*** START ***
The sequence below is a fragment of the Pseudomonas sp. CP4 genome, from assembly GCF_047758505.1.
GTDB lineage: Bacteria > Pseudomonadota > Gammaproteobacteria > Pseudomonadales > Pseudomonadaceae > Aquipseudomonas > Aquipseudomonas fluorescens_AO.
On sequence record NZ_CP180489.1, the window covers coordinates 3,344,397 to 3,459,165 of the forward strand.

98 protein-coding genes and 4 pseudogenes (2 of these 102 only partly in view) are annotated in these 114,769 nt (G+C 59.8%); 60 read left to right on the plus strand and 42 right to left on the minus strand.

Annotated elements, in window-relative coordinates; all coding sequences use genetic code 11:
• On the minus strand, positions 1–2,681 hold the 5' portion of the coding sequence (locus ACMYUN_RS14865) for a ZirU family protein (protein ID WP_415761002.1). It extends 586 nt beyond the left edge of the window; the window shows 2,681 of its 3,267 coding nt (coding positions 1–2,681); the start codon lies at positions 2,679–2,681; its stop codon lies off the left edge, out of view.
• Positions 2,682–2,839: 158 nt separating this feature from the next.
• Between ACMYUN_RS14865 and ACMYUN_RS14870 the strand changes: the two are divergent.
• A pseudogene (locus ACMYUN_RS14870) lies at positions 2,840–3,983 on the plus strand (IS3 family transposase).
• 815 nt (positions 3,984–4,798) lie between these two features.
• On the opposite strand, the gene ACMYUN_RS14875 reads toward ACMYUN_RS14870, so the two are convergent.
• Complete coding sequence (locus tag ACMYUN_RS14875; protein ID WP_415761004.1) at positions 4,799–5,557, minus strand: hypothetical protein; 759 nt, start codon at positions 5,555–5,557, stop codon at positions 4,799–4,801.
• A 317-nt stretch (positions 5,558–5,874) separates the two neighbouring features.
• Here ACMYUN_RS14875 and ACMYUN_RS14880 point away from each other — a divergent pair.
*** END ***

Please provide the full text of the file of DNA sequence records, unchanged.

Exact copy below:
The sequence below is a fragment of the Pseudomonas sp. CP4 genome, from assembly GCF_047758505.1.
GTDB lineage: Bacteria > Pseudomonadota > Gammaproteobacteria > Pseudomonadales > Pseudomonadaceae > Aquipseudomonas > Aquipseudomonas fluorescens_AO.
On sequence record NZ_CP180489.1, the window covers coordinates 3,344,397 to 3,459,165 of the forward strand.

98 protein-coding genes and 4 pseudogenes (2 of these 102 only partly in view) are annotated in these 114,769 nt (G+C 59.8%); 60 read left to right on the plus strand and 42 right to left on the minus strand.

Annotated elements, in window-relative coordinates; all coding sequences use genetic code 11:
• On the minus strand, positions 1–2,681 hold the 5' portion of the coding sequence (locus ACMYUN_RS14865) for a ZirU family protein (protein ID WP_415761002.1). It extends 586 nt beyond the left edge of the window; the window shows 2,681 of its 3,267 coding nt (coding positions 1–2,681); the start codon lies at positions 2,679–2,681; its stop codon lies off the left edge, out of view.
• Positions 2,682–2,839: 158 nt separating this feature from the next.
• Between ACMYUN_RS14865 and ACMYUN_RS14870 the strand changes: the two are divergent.
• A pseudogene (locus ACMYUN_RS14870) lies at positions 2,840–3,983 on the plus strand (IS3 family transposase).
• 815 nt (positions 3,984–4,798) lie between these two features.
• On the opposite strand, the gene ACMYUN_RS14875 reads toward ACMYUN_RS14870, so the two are convergent.
• Complete coding sequence (locus tag ACMYUN_RS14875; protein ID WP_415761004.1) at positions 4,799–5,557, minus strand: hypothetical protein; 759 nt, start codon at positions 5,555–5,557, stop codon at positions 4,799–4,801.
• A 317-nt stretch (positions 5,558–5,874) separates the two neighbouring features.
• Here ACMYUN_RS14875 and ACMYUN_RS14880 point away from each other — a divergent pair.